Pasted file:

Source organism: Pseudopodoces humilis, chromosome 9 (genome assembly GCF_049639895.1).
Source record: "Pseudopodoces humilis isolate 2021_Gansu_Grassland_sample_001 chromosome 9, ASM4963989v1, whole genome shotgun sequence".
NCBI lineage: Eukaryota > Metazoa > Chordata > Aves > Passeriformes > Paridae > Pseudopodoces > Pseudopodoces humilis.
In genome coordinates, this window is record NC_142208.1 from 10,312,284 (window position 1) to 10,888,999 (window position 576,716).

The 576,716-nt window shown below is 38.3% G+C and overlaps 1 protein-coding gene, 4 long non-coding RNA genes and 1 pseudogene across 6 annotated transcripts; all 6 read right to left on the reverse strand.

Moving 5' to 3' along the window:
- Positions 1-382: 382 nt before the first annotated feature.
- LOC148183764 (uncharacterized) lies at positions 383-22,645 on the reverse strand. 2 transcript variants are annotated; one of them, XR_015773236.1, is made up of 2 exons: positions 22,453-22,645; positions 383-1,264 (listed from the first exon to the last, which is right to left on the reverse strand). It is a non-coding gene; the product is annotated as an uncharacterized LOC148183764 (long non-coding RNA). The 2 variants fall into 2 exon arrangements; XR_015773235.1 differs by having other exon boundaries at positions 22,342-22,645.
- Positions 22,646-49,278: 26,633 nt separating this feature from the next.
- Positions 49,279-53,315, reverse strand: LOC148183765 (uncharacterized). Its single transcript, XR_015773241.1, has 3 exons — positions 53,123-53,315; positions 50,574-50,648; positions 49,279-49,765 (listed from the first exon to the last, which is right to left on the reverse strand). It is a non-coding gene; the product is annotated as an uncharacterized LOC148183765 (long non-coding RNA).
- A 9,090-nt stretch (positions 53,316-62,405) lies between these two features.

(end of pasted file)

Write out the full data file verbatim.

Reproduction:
Source organism: Pseudopodoces humilis, chromosome 9 (genome assembly GCF_049639895.1).
Source record: "Pseudopodoces humilis isolate 2021_Gansu_Grassland_sample_001 chromosome 9, ASM4963989v1, whole genome shotgun sequence".
NCBI lineage: Eukaryota > Metazoa > Chordata > Aves > Passeriformes > Paridae > Pseudopodoces > Pseudopodoces humilis.
In genome coordinates, this window is record NC_142208.1 from 10,312,284 (window position 1) to 10,888,999 (window position 576,716).

The 576,716-nt window shown below is 38.3% G+C and overlaps 1 protein-coding gene, 4 long non-coding RNA genes and 1 pseudogene across 6 annotated transcripts; all 6 read right to left on the reverse strand.

Moving 5' to 3' along the window:
- Positions 1-382: 382 nt before the first annotated feature.
- LOC148183764 (uncharacterized) lies at positions 383-22,645 on the reverse strand. 2 transcript variants are annotated; one of them, XR_015773236.1, is made up of 2 exons: positions 22,453-22,645; positions 383-1,264 (listed from the first exon to the last, which is right to left on the reverse strand). It is a non-coding gene; the product is annotated as an uncharacterized LOC148183764 (long non-coding RNA). The 2 variants fall into 2 exon arrangements; XR_015773235.1 differs by having other exon boundaries at positions 22,342-22,645.
- Positions 22,646-49,278: 26,633 nt separating this feature from the next.
- Positions 49,279-53,315, reverse strand: LOC148183765 (uncharacterized). Its single transcript, XR_015773241.1, has 3 exons — positions 53,123-53,315; positions 50,574-50,648; positions 49,279-49,765 (listed from the first exon to the last, which is right to left on the reverse strand). It is a non-coding gene; the product is annotated as an uncharacterized LOC148183765 (long non-coding RNA).
- A 9,090-nt stretch (positions 53,316-62,405) lies between these two features.